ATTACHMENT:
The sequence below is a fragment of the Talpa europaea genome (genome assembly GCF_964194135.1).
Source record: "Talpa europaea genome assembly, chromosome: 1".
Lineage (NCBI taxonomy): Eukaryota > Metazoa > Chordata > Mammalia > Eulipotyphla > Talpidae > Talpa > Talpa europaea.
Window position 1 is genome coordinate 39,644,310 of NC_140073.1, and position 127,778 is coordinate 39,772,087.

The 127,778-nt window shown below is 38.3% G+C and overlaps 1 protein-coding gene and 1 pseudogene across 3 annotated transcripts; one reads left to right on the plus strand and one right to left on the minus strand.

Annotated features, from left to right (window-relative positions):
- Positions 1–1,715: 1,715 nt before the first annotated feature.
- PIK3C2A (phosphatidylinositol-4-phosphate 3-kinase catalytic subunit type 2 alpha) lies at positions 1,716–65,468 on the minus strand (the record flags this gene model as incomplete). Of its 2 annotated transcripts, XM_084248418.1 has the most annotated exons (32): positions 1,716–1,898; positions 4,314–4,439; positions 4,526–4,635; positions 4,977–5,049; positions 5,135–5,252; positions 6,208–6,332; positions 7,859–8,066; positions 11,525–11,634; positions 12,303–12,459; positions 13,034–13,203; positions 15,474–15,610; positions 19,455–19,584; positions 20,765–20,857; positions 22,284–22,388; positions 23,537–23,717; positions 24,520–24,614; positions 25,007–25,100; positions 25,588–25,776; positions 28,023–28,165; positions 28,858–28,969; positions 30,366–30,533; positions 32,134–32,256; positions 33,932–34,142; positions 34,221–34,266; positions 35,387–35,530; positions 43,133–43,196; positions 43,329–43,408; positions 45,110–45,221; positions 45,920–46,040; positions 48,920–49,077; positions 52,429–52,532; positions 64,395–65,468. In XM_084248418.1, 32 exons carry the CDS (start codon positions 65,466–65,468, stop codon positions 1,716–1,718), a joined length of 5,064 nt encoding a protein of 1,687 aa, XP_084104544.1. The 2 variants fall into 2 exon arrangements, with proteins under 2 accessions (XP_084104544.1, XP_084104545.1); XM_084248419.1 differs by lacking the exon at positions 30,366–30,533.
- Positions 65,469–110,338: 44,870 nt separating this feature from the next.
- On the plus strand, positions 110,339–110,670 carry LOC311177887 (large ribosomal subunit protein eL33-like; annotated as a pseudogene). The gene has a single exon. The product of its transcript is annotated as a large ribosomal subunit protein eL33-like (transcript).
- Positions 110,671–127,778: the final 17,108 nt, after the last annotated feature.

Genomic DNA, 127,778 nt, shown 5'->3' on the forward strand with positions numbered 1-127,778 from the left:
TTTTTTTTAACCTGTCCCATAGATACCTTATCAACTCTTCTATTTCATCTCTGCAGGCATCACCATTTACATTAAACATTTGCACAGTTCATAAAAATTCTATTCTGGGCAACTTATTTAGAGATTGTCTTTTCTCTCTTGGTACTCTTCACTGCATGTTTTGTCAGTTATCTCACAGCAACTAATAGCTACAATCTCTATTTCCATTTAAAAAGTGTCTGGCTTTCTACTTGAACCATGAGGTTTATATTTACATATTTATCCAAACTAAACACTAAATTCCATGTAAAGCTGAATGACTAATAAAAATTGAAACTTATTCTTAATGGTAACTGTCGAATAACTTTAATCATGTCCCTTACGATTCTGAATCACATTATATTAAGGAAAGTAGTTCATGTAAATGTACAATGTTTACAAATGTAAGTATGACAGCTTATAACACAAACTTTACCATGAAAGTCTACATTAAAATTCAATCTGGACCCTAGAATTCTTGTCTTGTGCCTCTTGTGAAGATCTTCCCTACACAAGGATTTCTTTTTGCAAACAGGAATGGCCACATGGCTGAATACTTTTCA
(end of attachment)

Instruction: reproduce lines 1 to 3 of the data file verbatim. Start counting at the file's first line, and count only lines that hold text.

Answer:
The sequence below is a fragment of the Talpa europaea genome (genome assembly GCF_964194135.1).
Source record: "Talpa europaea genome assembly, chromosome: 1".
Lineage (NCBI taxonomy): Eukaryota > Metazoa > Chordata > Mammalia > Eulipotyphla > Talpidae > Talpa > Talpa europaea.